The Kentucky Republican’s delaying tactic started over one rather narrow slice of that war: the Obama administration’s equivocation on whether it believes it has the legal authority to order a drone strike on an American citizen, in the United States. Paul recognized outright that he would ultimately lose his fight to block Brennan, the White House counterterrorism chief and architect of much of the administration’s targeted-killing efforts.
But as his time on the Senate floor went on, Paul went much further. He called into question aspects of the war on terrorism that a typically bellicose Congress rarely questions, and most often defends, often demagogically so. More astonishingly, Paul’s filibuster became such a spectacle that he got hawkish senators to join him.
“When people talk about a ‘battlefield America’,” Paul said, around hour four, Americans should “realize they’re telling you your Bill of Rights don’t apply.” That is a consequence of the September 2001 Authorization to Use Military Force that did not bound a war against al-Qaida to specific areas of the planet. “We can’t have perpetual war. We can’t have a war with no temporal limits,” Paul said.
This is actually something of a radical proposition. When House Republicans attempted to revisit the far-reaching authorization in 2011, chief Pentagon attorney Jeh Johnson conveyed the Obama administration’s objections. Of course, many, many Republicans have been content with what the Bush administration used to call a “Long War” with no foreseeable or obvious end. And shortly before leaving office in December, Johnson himself objected to a perpetual war, but did so gingerly, and only after arguing that the government had the power to hold detainees from that war even after that war someday ends.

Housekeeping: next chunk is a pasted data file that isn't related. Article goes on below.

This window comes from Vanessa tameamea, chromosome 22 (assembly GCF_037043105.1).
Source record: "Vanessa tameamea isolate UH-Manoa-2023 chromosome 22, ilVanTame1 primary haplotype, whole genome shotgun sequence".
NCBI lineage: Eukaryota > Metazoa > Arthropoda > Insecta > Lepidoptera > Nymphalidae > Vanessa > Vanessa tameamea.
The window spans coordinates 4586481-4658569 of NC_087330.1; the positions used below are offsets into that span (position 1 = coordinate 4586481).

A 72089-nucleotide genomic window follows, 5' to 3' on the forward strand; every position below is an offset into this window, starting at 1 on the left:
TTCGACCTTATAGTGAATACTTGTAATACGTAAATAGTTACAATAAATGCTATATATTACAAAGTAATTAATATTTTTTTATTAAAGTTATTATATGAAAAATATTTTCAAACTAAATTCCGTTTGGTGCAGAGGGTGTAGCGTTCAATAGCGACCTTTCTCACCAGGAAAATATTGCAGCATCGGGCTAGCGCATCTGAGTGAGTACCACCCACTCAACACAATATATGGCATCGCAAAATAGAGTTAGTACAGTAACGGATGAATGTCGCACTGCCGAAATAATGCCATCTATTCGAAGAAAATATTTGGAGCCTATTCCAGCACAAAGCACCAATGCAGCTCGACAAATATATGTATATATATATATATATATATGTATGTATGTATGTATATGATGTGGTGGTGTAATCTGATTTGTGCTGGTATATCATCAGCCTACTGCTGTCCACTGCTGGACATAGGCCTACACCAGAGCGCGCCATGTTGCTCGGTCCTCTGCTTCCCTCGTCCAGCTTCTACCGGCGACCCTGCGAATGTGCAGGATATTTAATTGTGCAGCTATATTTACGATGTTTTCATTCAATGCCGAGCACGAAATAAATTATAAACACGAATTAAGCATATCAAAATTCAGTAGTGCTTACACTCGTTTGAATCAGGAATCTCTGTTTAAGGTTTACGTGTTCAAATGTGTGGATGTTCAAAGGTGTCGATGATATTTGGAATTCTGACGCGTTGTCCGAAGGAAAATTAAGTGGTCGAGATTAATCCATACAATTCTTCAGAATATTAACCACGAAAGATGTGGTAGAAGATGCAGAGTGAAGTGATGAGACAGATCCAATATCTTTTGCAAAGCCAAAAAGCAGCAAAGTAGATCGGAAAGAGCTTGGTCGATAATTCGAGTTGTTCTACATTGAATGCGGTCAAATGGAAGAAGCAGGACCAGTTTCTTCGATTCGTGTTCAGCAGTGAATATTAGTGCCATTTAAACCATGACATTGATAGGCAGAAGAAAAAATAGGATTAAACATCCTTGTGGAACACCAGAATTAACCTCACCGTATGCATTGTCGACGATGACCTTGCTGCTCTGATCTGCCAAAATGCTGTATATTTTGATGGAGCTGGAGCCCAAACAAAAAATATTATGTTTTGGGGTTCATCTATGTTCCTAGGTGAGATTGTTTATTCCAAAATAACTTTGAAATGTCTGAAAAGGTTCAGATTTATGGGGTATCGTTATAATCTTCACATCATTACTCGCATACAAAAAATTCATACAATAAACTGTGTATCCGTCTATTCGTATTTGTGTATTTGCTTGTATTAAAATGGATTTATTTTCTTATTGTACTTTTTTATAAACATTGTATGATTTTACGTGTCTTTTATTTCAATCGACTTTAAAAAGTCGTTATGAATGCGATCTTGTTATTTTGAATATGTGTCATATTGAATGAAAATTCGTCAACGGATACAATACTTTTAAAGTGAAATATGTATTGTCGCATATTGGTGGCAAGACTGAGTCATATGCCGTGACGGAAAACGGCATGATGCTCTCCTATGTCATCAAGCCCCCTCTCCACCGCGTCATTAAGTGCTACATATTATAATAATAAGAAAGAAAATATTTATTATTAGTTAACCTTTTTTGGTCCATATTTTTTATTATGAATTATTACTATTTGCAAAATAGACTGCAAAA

Via Yahoo! News
The White House on Tuesday defended targeted assassinations of Americans thought to consort overseas with terrorists as “necessary,” “ethical” and “wise,” as the Obama administration faced fresh questions about its sharply expanded drone war.
“We conduct those strikes because they are necessary to mitigate ongoing actual threats—to stop plots, prevent future attacks and, again, save American lives,” White House press secretary Jay Carney told reporters. “These strikes are legal, they are ethical, and they are wise.”
Carney’s comments came after NBC News published a Justice Department memo that lays out a broad rationale for targeting individual Americans anywhere outside the U.S. for assassination—without oversight from Congress or the courts, and even if the U.S. citizen in question is not actively plotting a specific terrorist attack.
“Targeting a member of an enemy force who poses an imminent threat of violent attack to the United States is not unlawful. It is a lawful act of self-defense,” the document asserts.
“Imminent threat”? That seems reasonable and is a traditional standard for military action. Except, as NBC investigative reporter Michael Isikoff notes, the memo adds that “the condition that an operational leader present an ‘imminent’ threat of violent attack against the United States does not require the United States to have clear evidence that a specific attack on U.S. persons and interests will take place in the immediate future.”